These two bombings resulted in the deaths of 120,000 people. After World War II, nuclear weapons were developed by the Soviet Union, the United Kingdom and the People's Republic of China, which contributed to the state of conflict and extreme tension that became known as the Cold War. In 1974, in 1998, two countries that were hostile toward each other, developed nuclear weapons. Israel and North Korea are thought to have developed stocks of nuclear weapons, though it is not known how many; the Israeli government has never admitted or denied to having nuclear weapons, although it is known to have constructed the reactor and reprocessing plant necessary for building nuclear weapons. South Africa manufactured several complete nuclear weapons in the 1980s, but subsequently became the first country to voluntarily destroy their domestically made weapons stocks and abandon further production. Nuclear weapons have been detonated on over 2,000 occasions for testing demonstrations. After the collapse of the Soviet Union in 1991 and the resultant end of the Cold War, the threat of a major nuclear war between the two nuclear superpowers was thought to have declined.
Since concern over nuclear weapons has shifted to the prevention of localized nuclear conflicts resulting from nuclear proliferation, the threat of nuclear terrorism. The possibility of using nuclear weapons in war is divided into two subgroups, each with different effects and fought with different types of nuclear armaments; the first, a limited nuclear war, refers to a small-scale use of nuclear weapons by two belligerents. A "limited nuclear war" could include targeting military facilities—either as an attempt to pre-emptively cripple the enemy's ability to attack as a defensive measure, or as a prelude to an invasion by conventional forces, as an offensive measure; this term could apply to any small-scale use of nuclear weapons that may involve military or civilian targets. The second, a full-scale nuclear war, could consist of large numbers of nuclear weapons used in an attack aimed at an entire country, including military and civilian targets; such an attack would certainly destroy the entire economic and military infrastructure of the target nation, would have a devastating effect on Earth's biosphere.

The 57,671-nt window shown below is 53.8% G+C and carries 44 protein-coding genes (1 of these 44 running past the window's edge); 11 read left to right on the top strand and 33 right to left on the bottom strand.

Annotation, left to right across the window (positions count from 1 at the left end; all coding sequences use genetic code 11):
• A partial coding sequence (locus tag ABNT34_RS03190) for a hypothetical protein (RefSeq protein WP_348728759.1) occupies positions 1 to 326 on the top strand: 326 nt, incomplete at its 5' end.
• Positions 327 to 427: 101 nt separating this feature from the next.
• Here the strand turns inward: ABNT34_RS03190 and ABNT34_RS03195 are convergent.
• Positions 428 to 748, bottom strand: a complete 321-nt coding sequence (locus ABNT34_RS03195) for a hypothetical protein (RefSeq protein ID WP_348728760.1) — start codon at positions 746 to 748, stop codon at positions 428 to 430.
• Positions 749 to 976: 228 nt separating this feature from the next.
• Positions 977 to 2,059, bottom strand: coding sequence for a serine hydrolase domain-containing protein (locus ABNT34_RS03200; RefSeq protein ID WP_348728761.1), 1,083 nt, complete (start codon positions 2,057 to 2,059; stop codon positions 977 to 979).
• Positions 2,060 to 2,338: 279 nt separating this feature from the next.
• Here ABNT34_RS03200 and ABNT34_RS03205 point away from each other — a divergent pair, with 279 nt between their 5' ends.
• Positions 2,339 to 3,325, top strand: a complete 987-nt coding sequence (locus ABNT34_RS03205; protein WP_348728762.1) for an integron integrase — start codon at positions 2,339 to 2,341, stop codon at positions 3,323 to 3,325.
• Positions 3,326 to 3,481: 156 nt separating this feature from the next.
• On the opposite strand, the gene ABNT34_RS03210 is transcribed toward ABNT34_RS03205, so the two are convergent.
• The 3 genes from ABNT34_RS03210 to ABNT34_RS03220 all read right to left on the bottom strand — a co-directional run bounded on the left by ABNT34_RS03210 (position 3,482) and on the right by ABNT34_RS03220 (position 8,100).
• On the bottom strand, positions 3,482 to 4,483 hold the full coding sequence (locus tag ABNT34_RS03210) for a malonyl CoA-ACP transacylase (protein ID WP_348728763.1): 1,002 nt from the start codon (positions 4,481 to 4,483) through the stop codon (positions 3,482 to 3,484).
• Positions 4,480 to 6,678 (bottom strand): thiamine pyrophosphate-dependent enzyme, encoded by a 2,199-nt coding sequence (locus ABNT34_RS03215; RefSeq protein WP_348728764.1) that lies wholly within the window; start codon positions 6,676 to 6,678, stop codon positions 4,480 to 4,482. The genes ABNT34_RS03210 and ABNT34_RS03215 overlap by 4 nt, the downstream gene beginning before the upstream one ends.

Some Cold War strategists such as Henry Kissinger argued that a limited nuclear war could be possible between two armed superpowers. Some predict, that a limited war could "escalate" into a full-scale nuclear war. Others have called limited nuclear war "global nuclear holocaust in slow motion", arguing that—once such a war took place—others would be sure to follow over a period of decades rendering the planet uninhabitable in the same way that a "full-scale nuclear war" between superpowers would, only taking a much longer path to the same result; the most optimistic predictions of the effects of a major nuclear exchange foresee the death of many millions of victims within a short period of time. More pessimistic predictions argue that a full-scale nuclear war could bring about the extinction of the human race, or at least its near extinction, with only a small number of survivors and a reduced quality of life and life expectancy for centuries afterward. However, such predictions, assuming total war with nuclear arsenals at Cold War highs, have not been without criticism.